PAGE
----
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Tuesday, April 27, 2010

Release It! - Chapter 10.4 Tune the Garbage Collector

In Java applications, garbage collection tuning is the quickest and easiest way to see some capacity improvements. An untuned application running at production volumes and traffic will probably spend 10% of its time collecting garbage. That should be reduced to 2% or less. You can get visibility into the garbage collector’s behavior by passing the -verbosegc argument to the JVM at start-up time. If you are using Java 5 or later, then you can use the jconsole tool that comes with the Java SDK. Once you can see the garbage collection patterns, tuning the garbage collector is largely a matter of ensuring sufficient heap size and adjusting the ratios that control the relative sizes of the generations. Perfectly tuned (if there is such a thing) settings for one release can be totally wrong for the next release so always retune for each release.
  • Tune the garbage collector in production - User access patterns make a huge difference in the optimal settings, so you can’t tune the garbage collector in development or QA.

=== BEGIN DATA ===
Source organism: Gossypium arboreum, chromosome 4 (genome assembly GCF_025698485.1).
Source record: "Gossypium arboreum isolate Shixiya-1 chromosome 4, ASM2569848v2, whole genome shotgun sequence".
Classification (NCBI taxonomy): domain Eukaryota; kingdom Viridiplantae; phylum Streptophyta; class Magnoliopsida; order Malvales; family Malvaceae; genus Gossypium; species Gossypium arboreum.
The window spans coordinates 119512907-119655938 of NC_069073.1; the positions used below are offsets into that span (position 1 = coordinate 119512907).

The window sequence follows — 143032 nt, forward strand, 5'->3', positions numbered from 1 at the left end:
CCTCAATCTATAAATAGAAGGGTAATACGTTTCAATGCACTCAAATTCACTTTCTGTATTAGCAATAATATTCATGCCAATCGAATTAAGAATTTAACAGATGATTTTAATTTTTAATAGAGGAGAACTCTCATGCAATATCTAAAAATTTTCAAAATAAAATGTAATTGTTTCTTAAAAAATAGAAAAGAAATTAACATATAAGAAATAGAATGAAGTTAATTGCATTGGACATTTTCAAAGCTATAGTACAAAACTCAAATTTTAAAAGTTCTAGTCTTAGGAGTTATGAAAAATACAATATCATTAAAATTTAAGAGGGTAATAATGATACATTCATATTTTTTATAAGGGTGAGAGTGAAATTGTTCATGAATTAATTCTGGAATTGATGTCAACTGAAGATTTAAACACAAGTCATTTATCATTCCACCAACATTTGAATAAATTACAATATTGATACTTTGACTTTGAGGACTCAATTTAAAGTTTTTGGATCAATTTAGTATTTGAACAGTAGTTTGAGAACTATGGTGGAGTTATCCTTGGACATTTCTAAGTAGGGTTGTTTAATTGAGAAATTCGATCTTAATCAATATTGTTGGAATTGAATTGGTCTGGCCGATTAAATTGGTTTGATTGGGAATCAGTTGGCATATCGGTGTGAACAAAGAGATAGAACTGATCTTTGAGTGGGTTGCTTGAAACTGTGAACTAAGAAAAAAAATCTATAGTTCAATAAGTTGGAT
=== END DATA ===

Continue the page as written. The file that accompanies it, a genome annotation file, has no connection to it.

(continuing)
• Keep it up - You will need to tune the garbage collector after each major application release. If you have an annual demand cycle, you will also need to tune it at different times during the year, as user traffic shifts between features.
  • Don’t pool ordinary objects - The only objects worth pooling are external connections and threads. For everything else, rely on the garbage collector.
 One question I have is how do you tune in a production environment without adversely impacting the business?  One idea I have is to observe one of the nodes in the cluster and use that data to tune all of the nodes' settings.

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